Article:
There was also the notion of generational fairness. Washington, in his farewell address, said that you shouldn’t throw burdens on future generations for war expenditures that should be borne by the current generation. So that notion of current generations paying at least a portion of the cost of a war was considered both a necessary sacrifice and a way of avoiding throwing all of the burden on coming generations.
And there was always a debate, before every major war, as to what portion should be paid by taxes and what portion should be paid by borrowing. During the Civil War they agreed around 25 percent of the war paid for by taxes, and 75 percent by borrowing. World War I, Secretary McAdoo, who was the treasury secretary, worked out with Congress that it would be a third of the war paid for by taxes, and two-thirds by borrowing. And then during World War II, they aimed for 50 percent taxes and 50 percent borrowing. But there was a national debate—there was a debate in Congress on how to pay for the war. We’ve had no such debate this time. None at all. And no sacrifice at all. No tax increase. In fact, there was a tax cut. And, in fact, domestic spending, which has been cut in every major war in American history, went up during this war.
You say sound national finances are indispensable to military strength. The U.S. economy is in a bit of a struggle right now, but at the same time, we spend substantially more in nominal terms on defense-related operations than any country in the world—and by a pretty wide margin as well. Could a weakening U.S.economy plausibly change that dynamic? And if so, on what sort of time frame would you think?
I don’t think it could change the dynamic in a dramatic way. I think there’s always got to be enough money in this country for America’s national security if we need to defend it. The problem is that you could find yourself spending sufficient money for national security but having many other aspects of the economy suffering for lack of resources. One, borrowing increases, which over a period of time is not a stable thing for the economy because it means there’s more debt. Or you try to hold back on the borrowing by taking money from other parts of the economy. You can do that to a degree because there are certainly a lot of wasteful programs in our budget. But if you continue to do that, you’re going to cut some programs that are very important. You don’t want to have to sacrifice education. You don’t want to have to sacrifice programs for poor people. You don’t want to have to sacrifice research and development on new medicines, or on new source of energy. So you may be able to have money directly available for the military, but many other sources of economic strength and of social strength could be compromised very badly.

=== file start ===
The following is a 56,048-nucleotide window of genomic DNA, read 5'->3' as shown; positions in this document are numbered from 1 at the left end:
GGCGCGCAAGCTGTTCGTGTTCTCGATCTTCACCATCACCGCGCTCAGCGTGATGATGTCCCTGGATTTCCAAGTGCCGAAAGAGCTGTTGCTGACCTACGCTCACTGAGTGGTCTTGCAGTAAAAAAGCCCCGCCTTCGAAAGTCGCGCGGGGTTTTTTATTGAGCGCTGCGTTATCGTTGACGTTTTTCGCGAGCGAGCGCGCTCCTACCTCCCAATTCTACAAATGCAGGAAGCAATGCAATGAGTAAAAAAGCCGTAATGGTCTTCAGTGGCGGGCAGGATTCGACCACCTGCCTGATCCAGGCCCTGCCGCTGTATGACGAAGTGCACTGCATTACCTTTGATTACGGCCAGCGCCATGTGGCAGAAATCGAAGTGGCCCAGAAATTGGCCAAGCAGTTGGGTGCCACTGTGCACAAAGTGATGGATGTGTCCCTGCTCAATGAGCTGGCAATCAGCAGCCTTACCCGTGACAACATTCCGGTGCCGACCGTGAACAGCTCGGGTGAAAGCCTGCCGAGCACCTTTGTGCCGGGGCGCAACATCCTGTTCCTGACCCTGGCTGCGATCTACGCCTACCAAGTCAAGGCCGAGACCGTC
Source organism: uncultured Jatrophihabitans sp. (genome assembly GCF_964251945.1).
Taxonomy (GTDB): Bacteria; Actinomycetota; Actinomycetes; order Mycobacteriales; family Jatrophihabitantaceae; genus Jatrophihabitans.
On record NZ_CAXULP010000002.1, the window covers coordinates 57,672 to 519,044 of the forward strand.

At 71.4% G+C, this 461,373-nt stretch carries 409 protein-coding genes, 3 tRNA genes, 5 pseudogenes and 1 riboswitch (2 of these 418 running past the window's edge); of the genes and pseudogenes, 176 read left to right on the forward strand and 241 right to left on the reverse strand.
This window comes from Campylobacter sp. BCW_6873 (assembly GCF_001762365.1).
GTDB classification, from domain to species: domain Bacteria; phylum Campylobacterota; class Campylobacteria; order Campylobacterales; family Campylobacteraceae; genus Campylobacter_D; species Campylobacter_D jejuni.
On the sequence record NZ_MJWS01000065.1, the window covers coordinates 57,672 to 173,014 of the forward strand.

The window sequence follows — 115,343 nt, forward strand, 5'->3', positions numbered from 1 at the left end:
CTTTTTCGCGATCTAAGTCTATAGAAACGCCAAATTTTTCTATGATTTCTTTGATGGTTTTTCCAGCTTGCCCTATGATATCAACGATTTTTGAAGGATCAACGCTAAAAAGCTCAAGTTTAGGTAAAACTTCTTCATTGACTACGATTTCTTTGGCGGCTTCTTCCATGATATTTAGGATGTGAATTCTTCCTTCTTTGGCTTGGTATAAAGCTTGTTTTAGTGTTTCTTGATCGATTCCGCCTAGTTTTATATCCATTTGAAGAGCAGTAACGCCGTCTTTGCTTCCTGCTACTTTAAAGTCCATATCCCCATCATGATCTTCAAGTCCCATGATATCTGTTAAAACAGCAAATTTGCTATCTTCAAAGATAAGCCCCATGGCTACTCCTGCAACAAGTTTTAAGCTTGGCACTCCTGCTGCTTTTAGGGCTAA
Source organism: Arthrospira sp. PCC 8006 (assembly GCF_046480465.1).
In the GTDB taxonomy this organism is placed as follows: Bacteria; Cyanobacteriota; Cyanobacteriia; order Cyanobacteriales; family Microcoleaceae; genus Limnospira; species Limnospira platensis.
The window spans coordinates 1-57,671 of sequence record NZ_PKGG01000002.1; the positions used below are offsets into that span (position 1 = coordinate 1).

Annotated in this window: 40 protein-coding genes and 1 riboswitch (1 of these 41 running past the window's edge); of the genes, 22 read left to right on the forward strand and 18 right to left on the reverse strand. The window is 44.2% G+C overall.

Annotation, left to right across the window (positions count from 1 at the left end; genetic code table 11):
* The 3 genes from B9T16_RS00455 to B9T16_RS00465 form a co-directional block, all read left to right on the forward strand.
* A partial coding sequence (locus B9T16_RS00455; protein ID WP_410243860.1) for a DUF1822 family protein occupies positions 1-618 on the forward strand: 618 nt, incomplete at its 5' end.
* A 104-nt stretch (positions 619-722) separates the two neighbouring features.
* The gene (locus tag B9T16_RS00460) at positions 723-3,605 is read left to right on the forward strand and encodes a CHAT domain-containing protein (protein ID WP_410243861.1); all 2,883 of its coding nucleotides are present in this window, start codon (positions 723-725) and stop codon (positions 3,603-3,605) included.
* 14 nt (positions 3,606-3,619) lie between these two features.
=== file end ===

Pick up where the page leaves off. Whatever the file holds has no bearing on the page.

If the security situation improves markedly in Iraq over the next few years, would it be feasible that oil production could increase in a way that would maybe offset some of the losses that have already happened?
Yes. I mean, the United States may well have to spend another 120 billion dollars a year to do it, but it is certainly conceivable that if the situation in Iraq stabilizes for a long period of time, and therefore enables investors to go in and actually drill and export oil in larger amounts, that would have a very positive effect on the oil market, and therefore on the global economy. Iraq has the second largest reserves of oil in the world. Many of them are in the western desert. And the problem is you just can’t send oil teams in there with any degree of security and have the oil pumped out of the ground. And the other is that Iraq’s oil capacity was badly degraded, not just by the war, but by the sanctions against Saddam Hussein, and by the mismanagement under the Saddam regime. So getting these oil fields up to, say, 3 million barrels a day of exports is going to take a lot of time.